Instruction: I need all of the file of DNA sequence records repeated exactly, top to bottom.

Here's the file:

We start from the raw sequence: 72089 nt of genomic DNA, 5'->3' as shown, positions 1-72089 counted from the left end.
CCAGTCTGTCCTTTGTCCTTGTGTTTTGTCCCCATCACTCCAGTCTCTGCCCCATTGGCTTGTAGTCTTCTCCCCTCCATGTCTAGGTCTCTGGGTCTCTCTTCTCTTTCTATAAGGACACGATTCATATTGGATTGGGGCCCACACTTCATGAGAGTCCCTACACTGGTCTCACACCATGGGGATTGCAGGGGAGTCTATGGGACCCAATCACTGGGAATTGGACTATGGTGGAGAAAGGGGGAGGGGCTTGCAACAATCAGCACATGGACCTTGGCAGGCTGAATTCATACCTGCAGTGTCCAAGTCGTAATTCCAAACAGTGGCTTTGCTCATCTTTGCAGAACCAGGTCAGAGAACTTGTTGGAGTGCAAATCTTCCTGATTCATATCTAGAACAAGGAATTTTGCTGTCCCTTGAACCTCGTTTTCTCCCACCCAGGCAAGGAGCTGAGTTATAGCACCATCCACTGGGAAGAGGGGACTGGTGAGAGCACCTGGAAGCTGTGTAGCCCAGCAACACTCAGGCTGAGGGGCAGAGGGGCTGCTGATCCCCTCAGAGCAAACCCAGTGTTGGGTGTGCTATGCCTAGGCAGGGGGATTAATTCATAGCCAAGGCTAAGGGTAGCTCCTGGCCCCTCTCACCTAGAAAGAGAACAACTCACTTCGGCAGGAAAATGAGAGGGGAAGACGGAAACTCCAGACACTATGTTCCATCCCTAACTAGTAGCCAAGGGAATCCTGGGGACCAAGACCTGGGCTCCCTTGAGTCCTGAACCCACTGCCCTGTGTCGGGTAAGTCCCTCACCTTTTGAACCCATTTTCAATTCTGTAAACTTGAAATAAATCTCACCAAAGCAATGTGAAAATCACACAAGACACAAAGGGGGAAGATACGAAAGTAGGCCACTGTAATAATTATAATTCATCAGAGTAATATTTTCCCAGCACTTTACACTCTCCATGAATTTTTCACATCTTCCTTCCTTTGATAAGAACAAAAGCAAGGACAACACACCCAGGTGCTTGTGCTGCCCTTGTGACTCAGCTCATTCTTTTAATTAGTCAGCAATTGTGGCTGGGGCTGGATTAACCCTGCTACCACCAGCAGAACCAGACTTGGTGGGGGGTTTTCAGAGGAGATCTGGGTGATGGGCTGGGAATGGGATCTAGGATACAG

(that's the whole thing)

We start from the raw sequence: 72089 nt of genomic DNA, 5'->3' as shown, positions 1-72089 counted from the left end.
CCAGTCTGTCCTTTGTCCTTGTGTTTTGTCCCCATCACTCCAGTCTCTGCCCCATTGGCTTGTAGTCTTCTCCCCTCCATGTCTAGGTCTCTGGGTCTCTCTTCTCTTTCTATAAGGACACGATTCATATTGGATTGGGGCCCACACTTCATGAGAGTCCCTACACTGGTCTCACACCATGGGGATTGCAGGGGAGTCTATGGGACCCAATCACTGGGAATTGGACTATGGTGGAGAAAGGGGGAGGGGCTTGCAACAATCAGCACATGGACCTTGGCAGGCTGAATTCATACCTGCAGTGTCCAAGTCGTAATTCCAAACAGTGGCTTTGCTCATCTTTGCAGAACCAGGTCAGAGAACTTGTTGGAGTGCAAATCTTCCTGATTCATATCTAGAACAAGGAATTTTGCTGTCCCTTGAACCTCGTTTTCTCCCACCCAGGCAAGGAGCTGAGTTATAGCACCATCCACTGGGAAGAGGGGACTGGTGAGAGCACCTGGAAGCTGTGTAGCCCAGCAACACTCAGGCTGAGGGGCAGAGGGGCTGCTGATCCCCTCAGAGCAAACCCAGTGTTGGGTGTGCTATGCCTAGGCAGGGGGATTAATTCATAGCCAAGGCTAAGGGTAGCTCCTGGCCCCTCTCACCTAGAAAGAGAACAACTCACTTCGGCAGGAAAATGAGAGGGGAAGACGGAAACTCCAGACACTATGTTCCATCCCTAACTAGTAGCCAAGGGAATCCTGGGGACCAAGACCTGGGCTCCCTTGAGTCCTGAACCCACTGCCCTGTGTCGGGTAAGTCCCTCACCTTTTGAACCCATTTTCAATTCTGTAAACTTGAAATAAATCTCACCAAAGCAATGTGAAAATCACACAAGACACAAAGGGGGAAGATACGAAAGTAGGCCACTGTAATAATTATAATTCATCAGAGTAATATTTTCCCAGCACTTTACACTCTCCATGAATTTTTCACATCTTCCTTCCTTTGATAAGAACAAAAGCAAGGACAACACACCCAGGTGCTTGTGCTGCCCTTGTGACTCAGCTCATTCTTTTAATTAGTCAGCAATTGTGGCTGGGGCTGGATTAACCCTGCTACCACCAGCAGAACCAGACTTGGTGGGGGGTTTTCAGAGGAGATCTGGGTGATGGGCTGGGAATGGGATCTAGGATACAG